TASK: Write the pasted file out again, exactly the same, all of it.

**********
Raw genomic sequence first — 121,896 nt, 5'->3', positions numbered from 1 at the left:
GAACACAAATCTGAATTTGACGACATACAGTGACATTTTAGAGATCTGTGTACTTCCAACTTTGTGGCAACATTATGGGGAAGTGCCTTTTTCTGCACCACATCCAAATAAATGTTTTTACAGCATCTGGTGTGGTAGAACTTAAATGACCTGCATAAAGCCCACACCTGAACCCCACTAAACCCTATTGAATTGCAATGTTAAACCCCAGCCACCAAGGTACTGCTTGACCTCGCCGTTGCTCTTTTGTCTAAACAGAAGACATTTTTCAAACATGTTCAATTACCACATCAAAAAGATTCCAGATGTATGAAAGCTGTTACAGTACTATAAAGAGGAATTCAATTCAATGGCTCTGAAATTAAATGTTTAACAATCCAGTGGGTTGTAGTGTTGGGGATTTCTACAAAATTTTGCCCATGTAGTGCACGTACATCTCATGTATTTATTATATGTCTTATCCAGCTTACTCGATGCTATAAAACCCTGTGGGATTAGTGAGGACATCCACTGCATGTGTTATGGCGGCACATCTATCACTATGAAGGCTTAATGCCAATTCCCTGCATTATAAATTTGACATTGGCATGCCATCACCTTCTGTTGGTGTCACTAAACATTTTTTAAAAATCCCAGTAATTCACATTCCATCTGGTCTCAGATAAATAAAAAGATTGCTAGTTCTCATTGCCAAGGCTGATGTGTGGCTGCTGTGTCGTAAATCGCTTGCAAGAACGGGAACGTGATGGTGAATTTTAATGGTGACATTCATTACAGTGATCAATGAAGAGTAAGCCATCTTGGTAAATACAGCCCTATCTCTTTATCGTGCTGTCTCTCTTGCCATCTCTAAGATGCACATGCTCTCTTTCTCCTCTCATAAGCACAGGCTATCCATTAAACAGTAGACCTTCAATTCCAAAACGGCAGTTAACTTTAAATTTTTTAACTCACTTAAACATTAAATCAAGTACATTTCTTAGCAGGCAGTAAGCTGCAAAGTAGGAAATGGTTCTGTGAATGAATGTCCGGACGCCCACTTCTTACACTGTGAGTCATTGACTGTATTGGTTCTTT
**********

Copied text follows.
Raw genomic sequence first — 121,896 nt, 5'->3', positions numbered from 1 at the left:
GAACACAAATCTGAATTTGACGACATACAGTGACATTTTAGAGATCTGTGTACTTCCAACTTTGTGGCAACATTATGGGGAAGTGCCTTTTTCTGCACCACATCCAAATAAATGTTTTTACAGCATCTGGTGTGGTAGAACTTAAATGACCTGCATAAAGCCCACACCTGAACCCCACTAAACCCTATTGAATTGCAATGTTAAACCCCAGCCACCAAGGTACTGCTTGACCTCGCCGTTGCTCTTTTGTCTAAACAGAAGACATTTTTCAAACATGTTCAATTACCACATCAAAAAGATTCCAGATGTATGAAAGCTGTTACAGTACTATAAAGAGGAATTCAATTCAATGGCTCTGAAATTAAATGTTTAACAATCCAGTGGGTTGTAGTGTTGGGGATTTCTACAAAATTTTGCCCATGTAGTGCACGTACATCTCATGTATTTATTATATGTCTTATCCAGCTTACTCGATGCTATAAAACCCTGTGGGATTAGTGAGGACATCCACTGCATGTGTTATGGCGGCACATCTATCACTATGAAGGCTTAATGCCAATTCCCTGCATTATAAATTTGACATTGGCATGCCATCACCTTCTGTTGGTGTCACTAAACATTTTTTAAAAATCCCAGTAATTCACATTCCATCTGGTCTCAGATAAATAAAAAGATTGCTAGTTCTCATTGCCAAGGCTGATGTGTGGCTGCTGTGTCGTAAATCGCTTGCAAGAACGGGAACGTGATGGTGAATTTTAATGGTGACATTCATTACAGTGATCAATGAAGAGTAAGCCATCTTGGTAAATACAGCCCTATCTCTTTATCGTGCTGTCTCTCTTGCCATCTCTAAGATGCACATGCTCTCTTTCTCCTCTCATAAGCACAGGCTATCCATTAAACAGTAGACCTTCAATTCCAAAACGGCAGTTAACTTTAAATTTTTTAACTCACTTAAACATTAAATCAAGTACATTTCTTAGCAGGCAGTAAGCTGCAAAGTAGGAAATGGTTCTGTGAATGAATGTCCGGACGCCCACTTCTTACACTGTGAGTCATTGACTGTATTGGTTCTTT